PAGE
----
PETA (People for the Ethical Treatment of Animals) is a charity which operates worldwide. In its own words it “dedicated to establishing and protecting the rights of all animals.” The following statement, taken word-for-word from PETA’s website sets out what PETA aims to achieve:
“Like humans, animals are capable of suffering and have interests in leading their own lives; therefore, they are not ours to use – for food, clothing, entertainment, experimentation or any other reason. PETA and our affiliates around the world educate policymakers and the public about cruelty to animals and promote an understanding of the right of all animals to be treated with respect.”
PETA gains a high media profile through hard-hitting campaigns attention-grabbing tactics. While many of their campaigns are consistent with their aims and objectives others can be seen as crazy and outlandish. For example recent years have seen PETA campaign to ban pigeon racing in Britain (due to the alleged number of pigeons which die during this activity), ban chaining dogs up, have hunting magazines restricted and only sold to over 16s and even ban the use of leather cricket balls! Many of these campaigns seem to have the primary purpose of creating media coverage for PETA and maintaining the high public profile of the organisations. Indeed, PETA sometimes go out of their way to be as attention-grabbing, controversial and offensive as possible – click here to see a list of PETA’s most controversial adverts. A wide range of celebrities support the organisation, with the unlikely combination of Morrissey, Pamela Anderson, Natalie Portman, Paul McCartney, Vera Lynn, Keanu Reeves, Woody Harrelson, Pink, Roger Moore, Steve-O Alecia Moore all lending the power of celebrity which allows PETA to command public attention on a world-wide basis.
Having read this you will not be surprised to learn that PETA are no fans of fishing. Indeed, PETA have gone to great lengths to attempt to raise awareness of the perceived cruelty of fishing. PETA therefore campaign against angling and have launched a number of initiatives and campaigns which are designed to turn the general public against fishing and achieve their ultimate aim of having angling banned. Actions taken by PETA include:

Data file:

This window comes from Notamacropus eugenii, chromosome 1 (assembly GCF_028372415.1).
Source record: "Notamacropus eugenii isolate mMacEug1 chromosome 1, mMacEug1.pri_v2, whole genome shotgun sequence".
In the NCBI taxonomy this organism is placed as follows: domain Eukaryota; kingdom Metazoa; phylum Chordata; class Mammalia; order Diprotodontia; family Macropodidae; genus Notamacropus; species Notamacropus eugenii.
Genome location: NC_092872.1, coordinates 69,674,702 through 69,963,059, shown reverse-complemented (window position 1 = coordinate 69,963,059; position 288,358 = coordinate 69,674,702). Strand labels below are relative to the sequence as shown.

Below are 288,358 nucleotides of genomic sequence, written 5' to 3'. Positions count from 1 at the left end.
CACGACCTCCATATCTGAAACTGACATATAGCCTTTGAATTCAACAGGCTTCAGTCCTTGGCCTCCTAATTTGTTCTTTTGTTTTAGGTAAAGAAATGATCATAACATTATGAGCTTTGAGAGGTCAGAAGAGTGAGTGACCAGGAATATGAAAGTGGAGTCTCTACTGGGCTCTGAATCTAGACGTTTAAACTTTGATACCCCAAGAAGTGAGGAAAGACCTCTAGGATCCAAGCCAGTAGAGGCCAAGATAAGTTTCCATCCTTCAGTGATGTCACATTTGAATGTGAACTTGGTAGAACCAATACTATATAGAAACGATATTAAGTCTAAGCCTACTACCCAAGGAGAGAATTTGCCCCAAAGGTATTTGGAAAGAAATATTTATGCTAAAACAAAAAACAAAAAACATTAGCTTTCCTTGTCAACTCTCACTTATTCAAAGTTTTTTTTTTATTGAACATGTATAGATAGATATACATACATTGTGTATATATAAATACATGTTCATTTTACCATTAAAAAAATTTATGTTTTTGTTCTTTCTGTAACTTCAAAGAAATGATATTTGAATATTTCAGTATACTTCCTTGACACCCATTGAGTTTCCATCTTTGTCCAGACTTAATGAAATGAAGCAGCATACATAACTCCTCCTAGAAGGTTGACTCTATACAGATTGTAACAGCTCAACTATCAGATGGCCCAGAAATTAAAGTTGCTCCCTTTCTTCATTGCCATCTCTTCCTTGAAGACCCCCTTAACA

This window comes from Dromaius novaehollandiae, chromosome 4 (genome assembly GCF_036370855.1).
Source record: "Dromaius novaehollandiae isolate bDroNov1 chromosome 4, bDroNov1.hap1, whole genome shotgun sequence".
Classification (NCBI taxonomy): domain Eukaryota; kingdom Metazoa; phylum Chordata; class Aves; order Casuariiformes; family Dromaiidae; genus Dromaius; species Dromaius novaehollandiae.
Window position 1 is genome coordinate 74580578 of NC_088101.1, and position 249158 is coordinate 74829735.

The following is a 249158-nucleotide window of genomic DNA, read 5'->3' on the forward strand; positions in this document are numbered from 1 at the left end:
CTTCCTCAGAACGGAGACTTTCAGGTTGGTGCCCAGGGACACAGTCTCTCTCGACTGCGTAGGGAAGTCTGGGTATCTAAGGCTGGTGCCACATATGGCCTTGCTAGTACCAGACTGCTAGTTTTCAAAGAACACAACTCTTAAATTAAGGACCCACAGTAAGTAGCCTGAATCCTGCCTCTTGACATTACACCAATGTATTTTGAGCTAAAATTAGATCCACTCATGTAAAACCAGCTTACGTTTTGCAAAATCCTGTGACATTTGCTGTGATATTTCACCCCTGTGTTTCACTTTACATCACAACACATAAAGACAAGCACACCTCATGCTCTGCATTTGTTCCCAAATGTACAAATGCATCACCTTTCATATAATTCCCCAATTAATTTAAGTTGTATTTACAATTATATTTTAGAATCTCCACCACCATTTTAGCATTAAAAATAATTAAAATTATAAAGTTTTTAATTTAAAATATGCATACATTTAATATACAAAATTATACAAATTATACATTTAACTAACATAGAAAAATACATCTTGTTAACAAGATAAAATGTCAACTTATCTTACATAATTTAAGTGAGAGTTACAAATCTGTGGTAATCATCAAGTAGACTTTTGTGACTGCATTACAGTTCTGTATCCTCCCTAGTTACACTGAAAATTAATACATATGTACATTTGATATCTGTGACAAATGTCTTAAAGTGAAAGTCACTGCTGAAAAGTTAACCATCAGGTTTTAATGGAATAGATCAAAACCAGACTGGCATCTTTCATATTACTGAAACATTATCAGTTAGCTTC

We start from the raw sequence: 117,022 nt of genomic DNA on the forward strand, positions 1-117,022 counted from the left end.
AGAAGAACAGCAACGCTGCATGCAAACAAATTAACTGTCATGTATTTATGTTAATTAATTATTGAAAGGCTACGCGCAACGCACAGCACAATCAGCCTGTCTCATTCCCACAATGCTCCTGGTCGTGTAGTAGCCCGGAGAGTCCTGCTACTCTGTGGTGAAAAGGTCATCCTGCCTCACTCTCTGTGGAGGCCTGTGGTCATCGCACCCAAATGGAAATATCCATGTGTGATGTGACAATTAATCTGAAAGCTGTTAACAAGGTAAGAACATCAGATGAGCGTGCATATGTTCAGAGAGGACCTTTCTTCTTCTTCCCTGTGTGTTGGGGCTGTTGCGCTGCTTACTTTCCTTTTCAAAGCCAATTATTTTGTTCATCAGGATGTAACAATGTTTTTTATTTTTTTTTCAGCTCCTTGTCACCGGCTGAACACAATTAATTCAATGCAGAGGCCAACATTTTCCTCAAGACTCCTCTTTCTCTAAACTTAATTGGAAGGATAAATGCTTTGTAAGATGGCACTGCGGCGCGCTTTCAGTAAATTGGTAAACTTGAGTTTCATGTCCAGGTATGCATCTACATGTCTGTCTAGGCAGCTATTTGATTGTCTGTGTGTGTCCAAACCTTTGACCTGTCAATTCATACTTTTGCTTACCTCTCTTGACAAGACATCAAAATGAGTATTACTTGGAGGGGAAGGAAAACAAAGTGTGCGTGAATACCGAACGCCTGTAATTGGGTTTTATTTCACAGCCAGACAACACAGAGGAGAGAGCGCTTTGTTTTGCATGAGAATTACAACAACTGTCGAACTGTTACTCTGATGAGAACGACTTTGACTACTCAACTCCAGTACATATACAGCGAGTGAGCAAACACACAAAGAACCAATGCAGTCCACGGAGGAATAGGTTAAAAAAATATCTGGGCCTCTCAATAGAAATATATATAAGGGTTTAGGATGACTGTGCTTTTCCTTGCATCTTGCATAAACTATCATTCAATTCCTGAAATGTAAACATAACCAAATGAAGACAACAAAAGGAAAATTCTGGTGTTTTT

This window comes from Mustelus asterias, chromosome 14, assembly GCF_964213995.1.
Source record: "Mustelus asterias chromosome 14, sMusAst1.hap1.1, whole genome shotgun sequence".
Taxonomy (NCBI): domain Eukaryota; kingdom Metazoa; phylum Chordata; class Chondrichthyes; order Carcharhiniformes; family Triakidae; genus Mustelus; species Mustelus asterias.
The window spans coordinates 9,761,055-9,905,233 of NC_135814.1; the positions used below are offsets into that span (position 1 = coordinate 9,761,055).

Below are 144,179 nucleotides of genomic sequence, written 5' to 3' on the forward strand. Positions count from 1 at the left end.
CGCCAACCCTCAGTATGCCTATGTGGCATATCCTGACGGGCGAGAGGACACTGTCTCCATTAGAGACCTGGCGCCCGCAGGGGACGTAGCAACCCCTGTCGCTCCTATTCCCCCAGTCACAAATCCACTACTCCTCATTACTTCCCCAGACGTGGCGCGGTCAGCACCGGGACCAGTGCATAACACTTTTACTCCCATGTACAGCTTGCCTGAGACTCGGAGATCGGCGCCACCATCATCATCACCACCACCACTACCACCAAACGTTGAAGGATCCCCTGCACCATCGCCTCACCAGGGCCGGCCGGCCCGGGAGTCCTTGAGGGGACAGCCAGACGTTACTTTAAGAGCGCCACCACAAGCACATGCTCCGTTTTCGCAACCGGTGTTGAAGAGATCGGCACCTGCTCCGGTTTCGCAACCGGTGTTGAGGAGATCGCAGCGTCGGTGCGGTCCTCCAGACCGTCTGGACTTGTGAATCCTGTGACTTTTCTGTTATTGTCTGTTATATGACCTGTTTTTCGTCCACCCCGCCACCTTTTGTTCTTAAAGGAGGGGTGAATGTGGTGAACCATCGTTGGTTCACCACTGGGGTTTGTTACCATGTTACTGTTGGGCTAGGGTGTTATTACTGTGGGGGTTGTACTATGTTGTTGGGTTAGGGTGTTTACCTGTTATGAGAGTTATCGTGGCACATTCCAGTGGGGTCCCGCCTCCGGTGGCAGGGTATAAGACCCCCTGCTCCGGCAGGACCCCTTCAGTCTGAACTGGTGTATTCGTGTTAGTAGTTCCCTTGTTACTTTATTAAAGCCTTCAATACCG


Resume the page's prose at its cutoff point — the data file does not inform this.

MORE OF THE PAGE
- Running a campaign (presumably tongue in cheek) to have fish re-branded as ‘sea kittens’ to make the public more receptive to banning fishing. (Fishing would correspondingly be renamed ‘sea kitten hunting’).
- Produced (photoshopped) posters of dogs with fishing hooks in their mouths with the text reading: ‘If you wouldn’t do this to a dog, why do it to a fish?’
- In 2010 PETA arranged for two attractive young women to dress as “topless mermaids” in Nottingham’s Old Market Square holding signs reading ‘Fishing Hurts.’ Two other PETA activists handed out leaflets explaining how cruel angling was to the crowd that had gathered.
- Paid for a large billboard advert along the Great Northern Road in Aberdeen which portrayed the silhouette of a man holding a fishing rod in a phallic manner. The text of the advert read: ‘Are You Overcompensating for Something?’ The advert was put up to coincide with National Fishing month and Aberdeen was chosen due to its popularity as a fishing destination. There was also a bizarre website to go alongside this campaign.
- Proposed to place a banner reading ‘What’s that pong?: Fishing stinks, go vegan’ on the side of a disused toilet which overlooks the sea (and a popular fishing mark) in Sheringham, Norfolk. The local council rejected the idea.
- In 2011 PETA began a campaign called ‘Don’t Let Your Kids become Hookers’ aimed at stopping parents form encouraging their children to take up fishing.
Clearly PETA are dead set against fishing, and are happy to use all manner of crackpot attention grabbing tactics to make their point. They seem to direct all of their energy at recreational anglers and seem to only have a passing distain for commercial fishing operations which take the vast majority of fish from the sea. At the minute PETA’s campaigns seem to gain little traction and appear to be looked upon with confusion by the public. However, anglers must remain vigilant of these campaigns, and always be ready to fight the corner of responsible sea anglers.